On Monday evening, the New York Times/Siena College completed their live poll for the race in the 16th Congressional district between incumbent Rep. Mike Kelly (R-Butler) and Democrat Ron DiNicola.
Their live poll shows Kelly leading DiNicola 50-42 after 532 people responded, although 23,795 calls were made.
The New York Times described it as a “modest lead” for Kelly, but given expectations, the poll is a “good result for Republicans.” The margin of error is +/- 4.8%.
The report states that the newly drawn 16th District became more competitive when “Democratic” Erie County was no longer divided, but included in the entire district.
The district remains GOP friendly, although the introduction of the Democratic Congressional Campaign Committee on television leads the New York Times to label the race, “seen as a long shot, but perhaps less of one than it initially appeared.”
As the case with most challengers, DiNicola trails the incumbent in voters having an opinion on him. 34% polled have a favorable view of DiNicola, with 24% viewing him unfavorably, while 43% “don’t know.” Kelly holds a 46% favorable rating with those polled, while 34% view him unfavorably, and only 20% don’t know.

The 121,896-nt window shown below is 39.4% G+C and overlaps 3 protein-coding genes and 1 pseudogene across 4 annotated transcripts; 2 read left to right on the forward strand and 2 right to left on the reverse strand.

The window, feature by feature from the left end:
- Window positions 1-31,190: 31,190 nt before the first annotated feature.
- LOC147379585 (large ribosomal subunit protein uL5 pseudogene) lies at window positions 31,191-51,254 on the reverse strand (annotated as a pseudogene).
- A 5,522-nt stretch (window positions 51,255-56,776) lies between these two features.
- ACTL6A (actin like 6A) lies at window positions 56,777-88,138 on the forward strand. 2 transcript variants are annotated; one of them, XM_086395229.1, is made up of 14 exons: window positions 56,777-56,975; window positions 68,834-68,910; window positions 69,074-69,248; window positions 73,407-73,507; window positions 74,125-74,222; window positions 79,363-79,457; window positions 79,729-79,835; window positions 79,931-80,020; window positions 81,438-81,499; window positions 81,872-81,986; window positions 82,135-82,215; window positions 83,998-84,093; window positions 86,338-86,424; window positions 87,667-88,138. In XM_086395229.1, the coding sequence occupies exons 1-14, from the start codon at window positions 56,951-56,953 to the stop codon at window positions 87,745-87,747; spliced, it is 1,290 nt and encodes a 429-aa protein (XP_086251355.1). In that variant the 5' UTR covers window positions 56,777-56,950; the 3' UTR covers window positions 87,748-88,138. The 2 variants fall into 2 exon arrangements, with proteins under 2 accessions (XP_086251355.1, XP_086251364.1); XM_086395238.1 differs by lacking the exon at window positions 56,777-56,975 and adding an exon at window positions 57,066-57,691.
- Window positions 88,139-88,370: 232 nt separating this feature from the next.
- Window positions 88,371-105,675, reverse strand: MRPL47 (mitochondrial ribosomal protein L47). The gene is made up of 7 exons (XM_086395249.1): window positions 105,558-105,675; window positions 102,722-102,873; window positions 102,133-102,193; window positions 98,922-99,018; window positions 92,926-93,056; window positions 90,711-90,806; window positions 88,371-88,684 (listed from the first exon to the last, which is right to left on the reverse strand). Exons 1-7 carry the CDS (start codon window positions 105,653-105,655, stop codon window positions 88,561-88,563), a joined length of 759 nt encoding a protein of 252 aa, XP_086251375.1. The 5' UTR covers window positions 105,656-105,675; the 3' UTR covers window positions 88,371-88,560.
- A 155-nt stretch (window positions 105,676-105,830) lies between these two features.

Despite the district becoming a bit more blue, President Trump carried the newly drawn boundaries by 20 points, a significant uptick from 2012 nominee, Gov. Mitt Romney winning by just 5 points. The article does note that Trump will be holding a rally in Erie tomorrow night.
54% polled approve of President Trump’s job performance, while 40% disapprove, and 6% don’t know. Numbers are nearly identical when those polled were asked if they’d prefer the GOP to retain control of the House of Representatives with 53% wanting the Republicans to hold the majority, while 41% hoping the Democrats control the House, with 6% who don’t know.
51% polled would prefer their representative to support the Trump agenda, while 42% want their elected official to be a check on the President and his agenda, with 7% don’t know.
This poll did not include any specific policy questions, but did ask for opinions on the Brett Kavanaugh nomination to the Supreme Court.
56% polled supported Kavanaugh’s nomination to the Supreme Court, while 36% opposed, and 5% don’t know.
When voters polled were asked about if they believed the sexual assault allegation from Kavanaugh “when he was a teenager”; 39% did not believe these allegations, with 32% saying they don’t know, and just 29% saying they believe the allegation.
46% polled say they support electing more people who describe themselves as feminists, with 38% who oppose those candidates, and 16% who don’t know. When asked if it is important to elect more woman to public office, 74% agreed, while 18% disagreed, and 9% don’t know.
This poll did not ask voters about Libertarian candidate, Ebert Beeman.
The full data can be found here.